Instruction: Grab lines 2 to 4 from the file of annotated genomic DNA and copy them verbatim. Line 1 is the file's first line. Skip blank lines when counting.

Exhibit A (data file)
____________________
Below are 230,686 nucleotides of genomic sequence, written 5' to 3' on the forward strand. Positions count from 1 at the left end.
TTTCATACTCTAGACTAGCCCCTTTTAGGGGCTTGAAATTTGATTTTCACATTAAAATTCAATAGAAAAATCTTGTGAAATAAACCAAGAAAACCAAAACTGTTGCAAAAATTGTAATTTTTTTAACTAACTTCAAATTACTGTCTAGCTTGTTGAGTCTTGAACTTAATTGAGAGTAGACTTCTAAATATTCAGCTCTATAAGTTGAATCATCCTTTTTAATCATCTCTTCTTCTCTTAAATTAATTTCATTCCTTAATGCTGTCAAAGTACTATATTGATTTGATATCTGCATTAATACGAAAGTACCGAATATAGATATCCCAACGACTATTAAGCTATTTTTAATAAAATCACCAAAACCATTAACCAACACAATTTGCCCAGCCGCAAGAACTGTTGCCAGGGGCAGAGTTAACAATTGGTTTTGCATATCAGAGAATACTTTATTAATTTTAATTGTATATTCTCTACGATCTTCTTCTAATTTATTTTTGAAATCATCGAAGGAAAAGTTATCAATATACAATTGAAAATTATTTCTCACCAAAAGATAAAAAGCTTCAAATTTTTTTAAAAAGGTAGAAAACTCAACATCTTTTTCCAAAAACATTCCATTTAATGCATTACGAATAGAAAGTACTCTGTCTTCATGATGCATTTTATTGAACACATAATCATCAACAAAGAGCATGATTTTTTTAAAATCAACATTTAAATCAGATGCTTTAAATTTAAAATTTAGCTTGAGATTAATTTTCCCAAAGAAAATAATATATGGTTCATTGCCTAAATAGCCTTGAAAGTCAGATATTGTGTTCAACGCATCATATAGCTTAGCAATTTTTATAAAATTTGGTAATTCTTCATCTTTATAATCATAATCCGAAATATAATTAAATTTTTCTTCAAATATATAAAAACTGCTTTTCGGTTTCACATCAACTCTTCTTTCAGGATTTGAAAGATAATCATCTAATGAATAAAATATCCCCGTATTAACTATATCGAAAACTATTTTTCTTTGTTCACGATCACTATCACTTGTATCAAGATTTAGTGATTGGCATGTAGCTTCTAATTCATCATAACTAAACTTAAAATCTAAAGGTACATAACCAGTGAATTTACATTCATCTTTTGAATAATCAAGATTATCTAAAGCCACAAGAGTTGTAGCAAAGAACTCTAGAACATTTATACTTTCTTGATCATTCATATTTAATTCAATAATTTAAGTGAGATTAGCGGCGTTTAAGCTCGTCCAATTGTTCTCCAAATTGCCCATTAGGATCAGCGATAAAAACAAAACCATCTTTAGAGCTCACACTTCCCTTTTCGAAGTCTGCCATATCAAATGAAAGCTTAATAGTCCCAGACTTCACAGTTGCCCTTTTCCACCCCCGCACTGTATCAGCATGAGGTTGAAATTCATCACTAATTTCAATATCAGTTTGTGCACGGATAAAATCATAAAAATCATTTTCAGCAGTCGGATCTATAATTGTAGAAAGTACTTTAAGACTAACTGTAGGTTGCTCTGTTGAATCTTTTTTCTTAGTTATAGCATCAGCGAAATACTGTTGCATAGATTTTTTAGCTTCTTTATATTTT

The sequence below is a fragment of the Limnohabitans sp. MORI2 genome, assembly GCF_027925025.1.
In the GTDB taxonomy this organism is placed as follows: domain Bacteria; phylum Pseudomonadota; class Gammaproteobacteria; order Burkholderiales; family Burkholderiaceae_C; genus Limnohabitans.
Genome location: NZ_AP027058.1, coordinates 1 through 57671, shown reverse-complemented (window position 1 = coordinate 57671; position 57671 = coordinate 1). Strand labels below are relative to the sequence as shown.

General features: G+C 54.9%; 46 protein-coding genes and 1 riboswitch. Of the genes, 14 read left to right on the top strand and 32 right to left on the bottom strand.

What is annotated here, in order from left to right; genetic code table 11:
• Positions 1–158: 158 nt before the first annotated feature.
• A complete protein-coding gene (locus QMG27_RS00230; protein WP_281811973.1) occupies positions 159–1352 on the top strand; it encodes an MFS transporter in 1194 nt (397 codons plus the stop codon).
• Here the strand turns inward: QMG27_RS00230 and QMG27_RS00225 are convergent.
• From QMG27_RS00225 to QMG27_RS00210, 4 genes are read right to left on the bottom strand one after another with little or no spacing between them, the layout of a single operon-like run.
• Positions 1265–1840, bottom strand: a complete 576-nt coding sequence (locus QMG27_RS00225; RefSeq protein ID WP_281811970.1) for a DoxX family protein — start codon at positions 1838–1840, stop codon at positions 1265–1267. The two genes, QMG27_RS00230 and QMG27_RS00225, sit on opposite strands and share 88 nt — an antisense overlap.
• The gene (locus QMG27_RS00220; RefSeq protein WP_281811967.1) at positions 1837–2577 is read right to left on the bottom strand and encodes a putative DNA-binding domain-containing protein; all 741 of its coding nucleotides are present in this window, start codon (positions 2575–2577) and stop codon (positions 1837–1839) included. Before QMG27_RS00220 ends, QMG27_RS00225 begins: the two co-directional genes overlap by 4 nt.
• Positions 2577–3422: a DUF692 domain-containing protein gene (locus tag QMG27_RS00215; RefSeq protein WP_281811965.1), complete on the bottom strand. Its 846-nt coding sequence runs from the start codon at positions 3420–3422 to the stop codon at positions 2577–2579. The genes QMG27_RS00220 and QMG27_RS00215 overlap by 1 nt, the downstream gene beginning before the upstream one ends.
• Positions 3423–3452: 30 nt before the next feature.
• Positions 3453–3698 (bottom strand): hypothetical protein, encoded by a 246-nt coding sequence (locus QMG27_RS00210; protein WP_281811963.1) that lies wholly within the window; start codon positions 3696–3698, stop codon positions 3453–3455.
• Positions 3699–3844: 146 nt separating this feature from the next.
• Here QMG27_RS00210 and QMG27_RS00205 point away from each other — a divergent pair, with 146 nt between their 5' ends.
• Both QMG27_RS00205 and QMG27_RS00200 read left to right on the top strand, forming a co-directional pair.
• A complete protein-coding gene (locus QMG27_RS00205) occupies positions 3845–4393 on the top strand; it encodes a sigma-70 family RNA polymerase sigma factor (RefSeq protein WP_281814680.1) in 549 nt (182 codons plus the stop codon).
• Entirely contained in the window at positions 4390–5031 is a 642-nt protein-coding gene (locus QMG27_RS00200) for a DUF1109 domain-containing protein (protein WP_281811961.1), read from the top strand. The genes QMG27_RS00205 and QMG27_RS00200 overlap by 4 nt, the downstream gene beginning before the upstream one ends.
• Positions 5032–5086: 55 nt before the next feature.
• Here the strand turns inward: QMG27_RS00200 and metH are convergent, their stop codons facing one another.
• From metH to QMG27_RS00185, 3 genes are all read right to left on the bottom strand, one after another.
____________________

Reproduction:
TTTCATACTCTAGACTAGCCCCTTTTAGGGGCTTGAAATTTGATTTTCACATTAAAATTCAATAGAAAAATCTTGTGAAATAAACCAAGAAAACCAAAACTGTTGCAAAAATTGTAATTTTTTTAACTAACTTCAAATTACTGTCTAGCTTGTTGAGTCTTGAACTTAATTGAGAGTAGACTTCTAAATATTCAGCTCTATAAGTTGAATCATCCTTTTTAATCATCTCTTCTTCTCTTAAATTAATTTCATTCCTTAATGCTGTCAAAGTACTATATTGATTTGATATCTGCATTAATACGAAAGTACCGAATATAGATATCCCAACGACTATTAAGCTATTTTTAATAAAATCACCAAAACCATTAACCAACACAATTTGCCCAGCCGCAAGAACTGTTGCCAGGGGCAGAGTTAACAATTGGTTTTGCATATCAGAGAATACTTTATTAATTTTAATTGTATATTCTCTACGATCTTCTTCTAATTTATTTTTGAAATCATCGAAGGAAAAGTTATCAATATACAATTGAAAATTATTTCTCACCAAAAGATAAAAAGCTTCAAATTTTTTTAAAAAGGTAGAAAACTCAACATCTTTTTCCAAAAACATTCCATTTAATGCATTACGAATAGAAAGTACTCTGTCTTCATGATGCATTTTATTGAACACATAATCATCAACAAAGAGCATGATTTTTTTAAAATCAACATTTAAATCAGATGCTTTAAATTTAAAATTTAGCTTGAGATTAATTTTCCCAAAGAAAATAATATATGGTTCATTGCCTAAATAGCCTTGAAAGTCAGATATTGTGTTCAACGCATCATATAGCTTAGCAATTTTTATAAAATTTGGTAATTCTTCATCTTTATAATCATAATCCGAAATATAATTAAATTTTTCTTCAAATATATAAAAACTGCTTTTCGGTTTCACATCAACTCTTCTTTCAGGATTTGAAAGATAATCATCTAATGAATAAAATATCCCCGTATTAACTATATCGAAAACTATTTTTCTTTGTTCACGATCACTATCACTTGTATCAAGATTTAGTGATTGGCATGTAGCTTCTAATTCATCATAACTAAACTTAAAATCTAAAGGTACATAACCAGTGAATTTACATTCATCTTTTGAATAATCAAGATTATCTAAAGCCACAAGAGTTGTAGCAAAGAACTCTAGAACATTTATACTTTCTTGATCATTCATATTTAATTCAATAATTTAAGTGAGATTAGCGGCGTTTAAGCTCGTCCAATTGTTCTCCAAATTGCCCATTAGGATCAGCGATAAAAACAAAACCATCTTTAGAGCTCACACTTCCCTTTTCGAAGTCTGCCATATCAAATGAAAGCTTAATAGTCCCAGACTTCACAGTTGCCCTTTTCCACCCCCGCACTGTATCAGCATGAGGTTGAAATTCATCACTAATTTCAATATCAGTTTGTGCACGGATAAAATCATAAAAATCATTTTCAGCAGTCGGATCTATAATTGTAGAAAGTACTTTAAGACTAACTGTAGGTTGCTCTGTTGAATCTTTTTTCTTAGTTATAGCATCAGCGAAATACTGTTGCATAGATTTTTTAGCTTCTTTATATTTT

The sequence below is a fragment of the Limnohabitans sp. MORI2 genome, assembly GCF_027925025.1.
In the GTDB taxonomy this organism is placed as follows: domain Bacteria; phylum Pseudomonadota; class Gammaproteobacteria; order Burkholderiales; family Burkholderiaceae_C; genus Limnohabitans.